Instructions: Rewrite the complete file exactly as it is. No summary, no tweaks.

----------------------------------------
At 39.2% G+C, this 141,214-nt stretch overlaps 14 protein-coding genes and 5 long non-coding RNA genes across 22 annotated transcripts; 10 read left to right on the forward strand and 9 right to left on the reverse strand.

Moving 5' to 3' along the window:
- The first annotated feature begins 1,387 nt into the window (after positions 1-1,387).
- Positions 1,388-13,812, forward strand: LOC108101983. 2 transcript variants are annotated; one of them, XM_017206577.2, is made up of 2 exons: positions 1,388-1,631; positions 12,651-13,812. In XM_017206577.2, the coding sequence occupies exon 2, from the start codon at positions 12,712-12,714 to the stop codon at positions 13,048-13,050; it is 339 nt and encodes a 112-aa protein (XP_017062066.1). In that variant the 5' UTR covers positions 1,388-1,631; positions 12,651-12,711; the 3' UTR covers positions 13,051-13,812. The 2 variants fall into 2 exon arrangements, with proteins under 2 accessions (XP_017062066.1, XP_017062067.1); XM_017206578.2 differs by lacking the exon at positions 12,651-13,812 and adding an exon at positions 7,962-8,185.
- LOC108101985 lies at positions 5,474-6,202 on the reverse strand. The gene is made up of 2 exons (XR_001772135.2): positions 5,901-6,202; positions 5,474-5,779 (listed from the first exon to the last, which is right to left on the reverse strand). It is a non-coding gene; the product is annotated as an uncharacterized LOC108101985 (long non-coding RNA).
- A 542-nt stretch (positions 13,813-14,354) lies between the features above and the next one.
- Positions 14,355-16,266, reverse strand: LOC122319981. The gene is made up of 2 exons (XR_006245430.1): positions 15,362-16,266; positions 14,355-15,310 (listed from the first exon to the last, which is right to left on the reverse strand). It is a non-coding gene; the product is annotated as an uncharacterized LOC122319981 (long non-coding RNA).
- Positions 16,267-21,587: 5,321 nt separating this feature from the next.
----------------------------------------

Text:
At 39.2% G+C, this 141,214-nt stretch overlaps 14 protein-coding genes and 5 long non-coding RNA genes across 22 annotated transcripts; 10 read left to right on the forward strand and 9 right to left on the reverse strand.

Moving 5' to 3' along the window:
- The first annotated feature begins 1,387 nt into the window (after positions 1-1,387).
- Positions 1,388-13,812, forward strand: LOC108101983. 2 transcript variants are annotated; one of them, XM_017206577.2, is made up of 2 exons: positions 1,388-1,631; positions 12,651-13,812. In XM_017206577.2, the coding sequence occupies exon 2, from the start codon at positions 12,712-12,714 to the stop codon at positions 13,048-13,050; it is 339 nt and encodes a 112-aa protein (XP_017062066.1). In that variant the 5' UTR covers positions 1,388-1,631; positions 12,651-12,711; the 3' UTR covers positions 13,051-13,812. The 2 variants fall into 2 exon arrangements, with proteins under 2 accessions (XP_017062066.1, XP_017062067.1); XM_017206578.2 differs by lacking the exon at positions 12,651-13,812 and adding an exon at positions 7,962-8,185.
- LOC108101985 lies at positions 5,474-6,202 on the reverse strand. The gene is made up of 2 exons (XR_001772135.2): positions 5,901-6,202; positions 5,474-5,779 (listed from the first exon to the last, which is right to left on the reverse strand). It is a non-coding gene; the product is annotated as an uncharacterized LOC108101985 (long non-coding RNA).
- A 542-nt stretch (positions 13,813-14,354) lies between the features above and the next one.
- Positions 14,355-16,266, reverse strand: LOC122319981. The gene is made up of 2 exons (XR_006245430.1): positions 15,362-16,266; positions 14,355-15,310 (listed from the first exon to the last, which is right to left on the reverse strand). It is a non-coding gene; the product is annotated as an uncharacterized LOC122319981 (long non-coding RNA).
- Positions 16,267-21,587: 5,321 nt separating this feature from the next.